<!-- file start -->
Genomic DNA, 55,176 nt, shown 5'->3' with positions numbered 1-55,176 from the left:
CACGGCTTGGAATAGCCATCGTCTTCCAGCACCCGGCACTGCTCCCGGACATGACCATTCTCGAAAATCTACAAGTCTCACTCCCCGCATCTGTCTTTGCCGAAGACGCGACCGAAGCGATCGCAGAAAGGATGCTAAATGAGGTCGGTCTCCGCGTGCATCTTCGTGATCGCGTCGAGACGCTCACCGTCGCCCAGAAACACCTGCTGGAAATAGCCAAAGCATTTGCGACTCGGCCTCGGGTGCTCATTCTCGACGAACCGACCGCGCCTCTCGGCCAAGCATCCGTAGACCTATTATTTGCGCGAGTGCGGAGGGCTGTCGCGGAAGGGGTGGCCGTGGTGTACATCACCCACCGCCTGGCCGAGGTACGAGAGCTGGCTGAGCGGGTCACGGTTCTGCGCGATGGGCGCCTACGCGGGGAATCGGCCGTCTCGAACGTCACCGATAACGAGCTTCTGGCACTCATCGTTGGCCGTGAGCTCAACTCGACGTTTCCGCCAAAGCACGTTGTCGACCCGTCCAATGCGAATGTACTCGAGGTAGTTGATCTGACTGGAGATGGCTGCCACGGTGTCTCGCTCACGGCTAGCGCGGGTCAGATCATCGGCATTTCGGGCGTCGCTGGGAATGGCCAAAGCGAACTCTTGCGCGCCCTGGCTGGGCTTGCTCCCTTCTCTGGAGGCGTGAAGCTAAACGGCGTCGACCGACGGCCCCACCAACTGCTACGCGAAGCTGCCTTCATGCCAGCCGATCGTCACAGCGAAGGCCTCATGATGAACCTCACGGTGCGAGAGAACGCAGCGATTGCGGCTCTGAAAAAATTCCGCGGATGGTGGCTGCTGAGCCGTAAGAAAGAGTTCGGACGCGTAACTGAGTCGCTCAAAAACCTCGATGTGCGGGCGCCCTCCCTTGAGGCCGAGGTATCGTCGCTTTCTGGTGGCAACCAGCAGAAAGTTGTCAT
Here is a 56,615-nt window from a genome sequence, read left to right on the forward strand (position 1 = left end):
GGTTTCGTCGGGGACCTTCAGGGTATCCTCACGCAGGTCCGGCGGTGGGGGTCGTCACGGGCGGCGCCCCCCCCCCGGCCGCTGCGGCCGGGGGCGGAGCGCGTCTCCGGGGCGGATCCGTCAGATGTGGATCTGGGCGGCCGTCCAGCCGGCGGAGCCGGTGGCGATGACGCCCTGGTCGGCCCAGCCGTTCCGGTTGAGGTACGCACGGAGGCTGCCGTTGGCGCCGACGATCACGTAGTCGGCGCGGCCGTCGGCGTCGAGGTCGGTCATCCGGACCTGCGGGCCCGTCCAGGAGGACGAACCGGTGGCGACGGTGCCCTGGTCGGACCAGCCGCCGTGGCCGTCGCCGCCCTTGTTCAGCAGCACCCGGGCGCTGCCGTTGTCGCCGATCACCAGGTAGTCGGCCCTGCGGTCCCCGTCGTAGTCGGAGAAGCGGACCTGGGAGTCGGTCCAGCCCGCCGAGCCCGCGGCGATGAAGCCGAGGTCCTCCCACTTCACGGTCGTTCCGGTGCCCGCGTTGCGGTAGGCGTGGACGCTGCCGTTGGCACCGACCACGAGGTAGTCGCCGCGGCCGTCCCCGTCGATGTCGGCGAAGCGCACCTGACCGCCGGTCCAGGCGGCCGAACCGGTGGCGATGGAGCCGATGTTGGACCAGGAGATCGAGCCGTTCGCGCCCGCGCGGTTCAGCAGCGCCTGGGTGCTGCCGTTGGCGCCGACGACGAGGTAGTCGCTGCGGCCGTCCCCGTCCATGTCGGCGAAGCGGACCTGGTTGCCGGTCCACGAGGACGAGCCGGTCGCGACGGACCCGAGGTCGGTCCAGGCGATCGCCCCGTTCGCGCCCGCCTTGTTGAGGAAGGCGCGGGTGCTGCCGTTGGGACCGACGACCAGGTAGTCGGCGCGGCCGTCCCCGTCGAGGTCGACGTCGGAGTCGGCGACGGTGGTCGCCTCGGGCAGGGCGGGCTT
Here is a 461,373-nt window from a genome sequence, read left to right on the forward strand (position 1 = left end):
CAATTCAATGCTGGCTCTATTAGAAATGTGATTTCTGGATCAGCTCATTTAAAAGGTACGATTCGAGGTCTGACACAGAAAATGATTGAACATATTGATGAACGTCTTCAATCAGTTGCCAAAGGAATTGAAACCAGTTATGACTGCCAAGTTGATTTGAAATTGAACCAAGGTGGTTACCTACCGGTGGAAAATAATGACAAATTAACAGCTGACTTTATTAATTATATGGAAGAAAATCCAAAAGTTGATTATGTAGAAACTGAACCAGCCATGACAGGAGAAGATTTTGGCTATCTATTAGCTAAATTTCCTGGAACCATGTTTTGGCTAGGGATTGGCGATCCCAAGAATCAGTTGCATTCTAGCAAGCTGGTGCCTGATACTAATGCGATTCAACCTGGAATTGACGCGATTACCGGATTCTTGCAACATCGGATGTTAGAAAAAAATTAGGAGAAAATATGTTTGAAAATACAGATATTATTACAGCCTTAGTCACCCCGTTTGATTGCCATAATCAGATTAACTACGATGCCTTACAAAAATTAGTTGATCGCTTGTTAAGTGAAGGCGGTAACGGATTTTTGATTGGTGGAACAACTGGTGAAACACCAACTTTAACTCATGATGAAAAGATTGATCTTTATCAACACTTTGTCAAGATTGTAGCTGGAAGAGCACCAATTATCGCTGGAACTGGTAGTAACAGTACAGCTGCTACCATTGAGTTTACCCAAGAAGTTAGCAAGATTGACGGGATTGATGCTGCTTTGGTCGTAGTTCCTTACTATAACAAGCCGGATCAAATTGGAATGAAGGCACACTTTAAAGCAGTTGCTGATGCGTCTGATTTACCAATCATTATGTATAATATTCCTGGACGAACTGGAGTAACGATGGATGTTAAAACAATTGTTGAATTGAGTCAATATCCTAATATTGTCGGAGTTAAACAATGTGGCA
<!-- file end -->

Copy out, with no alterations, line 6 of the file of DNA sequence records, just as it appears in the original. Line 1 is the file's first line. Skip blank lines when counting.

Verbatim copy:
CAATTCAATGCTGGCTCTATTAGAAATGTGATTTCTGGATCAGCTCATTTAAAAGGTACGATTCGAGGTCTGACACAGAAAATGATTGAACATATTGATGAACGTCTTCAATCAGTTGCCAAAGGAATTGAAACCAGTTATGACTGCCAAGTTGATTTGAAATTGAACCAAGGTGGTTACCTACCGGTGGAAAATAATGACAAATTAACAGCTGACTTTATTAATTATATGGAAGAAAATCCAAAAGTTGATTATGTAGAAACTGAACCAGCCATGACAGGAGAAGATTTTGGCTATCTATTAGCTAAATTTCCTGGAACCATGTTTTGGCTAGGGATTGGCGATCCCAAGAATCAGTTGCATTCTAGCAAGCTGGTGCCTGATACTAATGCGATTCAACCTGGAATTGACGCGATTACCGGATTCTTGCAACATCGGATGTTAGAAAAAAATTAGGAGAAAATATGTTTGAAAATACAGATATTATTACAGCCTTAGTCACCCCGTTTGATTGCCATAATCAGATTAACTACGATGCCTTACAAAAATTAGTTGATCGCTTGTTAAGTGAAGGCGGTAACGGATTTTTGATTGGTGGAACAACTGGTGAAACACCAACTTTAACTCATGATGAAAAGATTGATCTTTATCAACACTTTGTCAAGATTGTAGCTGGAAGAGCACCAATTATCGCTGGAACTGGTAGTAACAGTACAGCTGCTACCATTGAGTTTACCCAAGAAGTTAGCAAGATTGACGGGATTGATGCTGCTTTGGTCGTAGTTCCTTACTATAACAAGCCGGATCAAATTGGAATGAAGGCACACTTTAAAGCAGTTGCTGATGCGTCTGATTTACCAATCATTATGTATAATATTCCTGGACGAACTGGAGTAACGATGGATGTTAAAACAATTGTTGAATTGAGTCAATATCCTAATATTGTCGGAGTTAAACAATGTGGCA